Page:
Plan Leakage Can Derail Workers’ Retirement Savings

Plan leakage can significantly reduce the probability that low-wage-earning participants will successfully be able to replace enough of their income in retirement, even after 31-40 years of plan eligibility, according to a new report.

The Defined Contribution Institutional Investment Association (DCIIA) report cites cash-outs and other pre-retirement distributions to be the most harmful elements of leakage from the defined contribution system. The group’s analysis, done in collaboration with the Employee Benefit Research Institute (EBRI), finds that 401(k) plan cash-outs can reduce the probability of participants successfully replacing most of their income in retirement within the 401(k) environment by more than 5 percentage points; for hardship withdrawals the reduction can be as high as nearly 3 percentage points.  

In the report, DCIIA made the following recommendations for policymakers: 

  • Cashouts: Reduce access to defined contribution balances by terminated participants. For example, instead of allowing cash-outs automatically upon termination, plans should restrict cash-outs to those in need (similar to in-service hardship withdrawals).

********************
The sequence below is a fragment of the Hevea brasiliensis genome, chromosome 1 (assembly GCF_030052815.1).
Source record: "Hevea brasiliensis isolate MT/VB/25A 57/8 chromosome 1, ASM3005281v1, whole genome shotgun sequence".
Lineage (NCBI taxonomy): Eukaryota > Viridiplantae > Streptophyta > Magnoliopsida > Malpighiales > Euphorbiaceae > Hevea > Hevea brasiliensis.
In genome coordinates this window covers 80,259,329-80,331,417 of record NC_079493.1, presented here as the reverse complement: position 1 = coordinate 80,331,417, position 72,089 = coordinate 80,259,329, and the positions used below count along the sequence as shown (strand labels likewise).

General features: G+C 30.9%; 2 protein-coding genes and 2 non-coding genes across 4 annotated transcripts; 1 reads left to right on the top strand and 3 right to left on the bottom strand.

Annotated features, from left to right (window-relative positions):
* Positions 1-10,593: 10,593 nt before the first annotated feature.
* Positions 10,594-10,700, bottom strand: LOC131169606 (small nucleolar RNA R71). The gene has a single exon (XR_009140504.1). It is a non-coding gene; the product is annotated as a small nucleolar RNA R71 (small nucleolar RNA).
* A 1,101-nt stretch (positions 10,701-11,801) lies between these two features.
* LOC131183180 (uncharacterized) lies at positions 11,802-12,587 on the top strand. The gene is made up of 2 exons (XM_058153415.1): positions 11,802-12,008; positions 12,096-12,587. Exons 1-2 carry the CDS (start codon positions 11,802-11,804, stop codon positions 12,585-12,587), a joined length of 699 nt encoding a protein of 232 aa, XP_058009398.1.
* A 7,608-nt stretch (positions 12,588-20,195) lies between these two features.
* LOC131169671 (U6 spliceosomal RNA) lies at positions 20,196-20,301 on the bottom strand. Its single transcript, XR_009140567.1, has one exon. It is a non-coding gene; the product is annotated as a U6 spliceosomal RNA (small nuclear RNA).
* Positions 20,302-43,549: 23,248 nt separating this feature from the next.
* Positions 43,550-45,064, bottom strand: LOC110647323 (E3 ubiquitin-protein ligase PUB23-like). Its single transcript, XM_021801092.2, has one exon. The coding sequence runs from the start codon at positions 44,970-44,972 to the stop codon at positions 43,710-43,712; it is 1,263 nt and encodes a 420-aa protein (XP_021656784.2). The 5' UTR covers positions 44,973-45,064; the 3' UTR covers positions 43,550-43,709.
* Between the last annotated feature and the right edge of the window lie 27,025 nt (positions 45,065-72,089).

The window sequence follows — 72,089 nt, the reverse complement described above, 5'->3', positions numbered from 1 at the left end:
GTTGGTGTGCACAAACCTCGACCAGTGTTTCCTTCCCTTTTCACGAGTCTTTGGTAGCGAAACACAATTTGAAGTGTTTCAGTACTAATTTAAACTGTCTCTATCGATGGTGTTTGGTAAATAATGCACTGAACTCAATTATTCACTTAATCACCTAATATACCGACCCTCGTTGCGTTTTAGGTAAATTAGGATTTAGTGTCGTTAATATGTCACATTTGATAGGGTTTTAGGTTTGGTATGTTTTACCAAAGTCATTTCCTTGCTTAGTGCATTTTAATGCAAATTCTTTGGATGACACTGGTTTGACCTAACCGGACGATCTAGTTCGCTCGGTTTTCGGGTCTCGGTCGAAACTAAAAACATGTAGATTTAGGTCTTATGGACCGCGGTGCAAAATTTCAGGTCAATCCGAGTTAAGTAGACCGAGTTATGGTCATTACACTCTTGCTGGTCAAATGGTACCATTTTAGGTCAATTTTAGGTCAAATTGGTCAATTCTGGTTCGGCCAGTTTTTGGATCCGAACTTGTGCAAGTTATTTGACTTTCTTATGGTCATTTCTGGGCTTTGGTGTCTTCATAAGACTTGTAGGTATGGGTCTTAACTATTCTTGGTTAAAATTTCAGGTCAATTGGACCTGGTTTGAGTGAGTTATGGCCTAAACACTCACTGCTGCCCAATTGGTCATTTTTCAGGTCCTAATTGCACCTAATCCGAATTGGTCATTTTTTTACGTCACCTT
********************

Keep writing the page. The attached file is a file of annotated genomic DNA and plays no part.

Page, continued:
• Hardship Withdrawals: Eliminate the six-month contribution suspension requirement for hardship withdrawals. This action may decrease the potential impact, especially given possible participant inertia when it comes to re-instating plan contributions. 
  • Loans: Implement limits on loan-taking and allow post-termination repayment of loans. While EBRI’s analysis finds that loans do not appear to have a meaningful negative impact, DCIIA believes that limits may be desirable to prevent defaults by participants upon termination. At a minimum, policymakers should encourage plan sponsors to permit post-termination repayment of loans.

Recommendations the group made for plan sponsors include: 

  • Actively promote the benefits of having plan sponsors encourage new employees to rollover existing balances from former employer's plans into their new employer's plan, possibly as part of the new hire orientation, and encourage ways to simplify and automate this process. 
  • Encourage retired employees to leave assets in the plan through communication efforts and through plan design (e.g., by allowing more flexibility around partial distributions).    
  • Facilitate rollovers by offering streamlined, online rollover options. 
  • Automatically restart contributions after the statutory six-month suspension period. 
  • Target communication messages to employees’ with hardship withdrawals to encourage restarting contributions in the plan. 
  • Reduce the number of loans allowed and/or restrict the available loan balance. 
  • Allow loan payments after termination.  

The full report, “Plug the Drain: Leakage and the Impact on Retirement.” is available at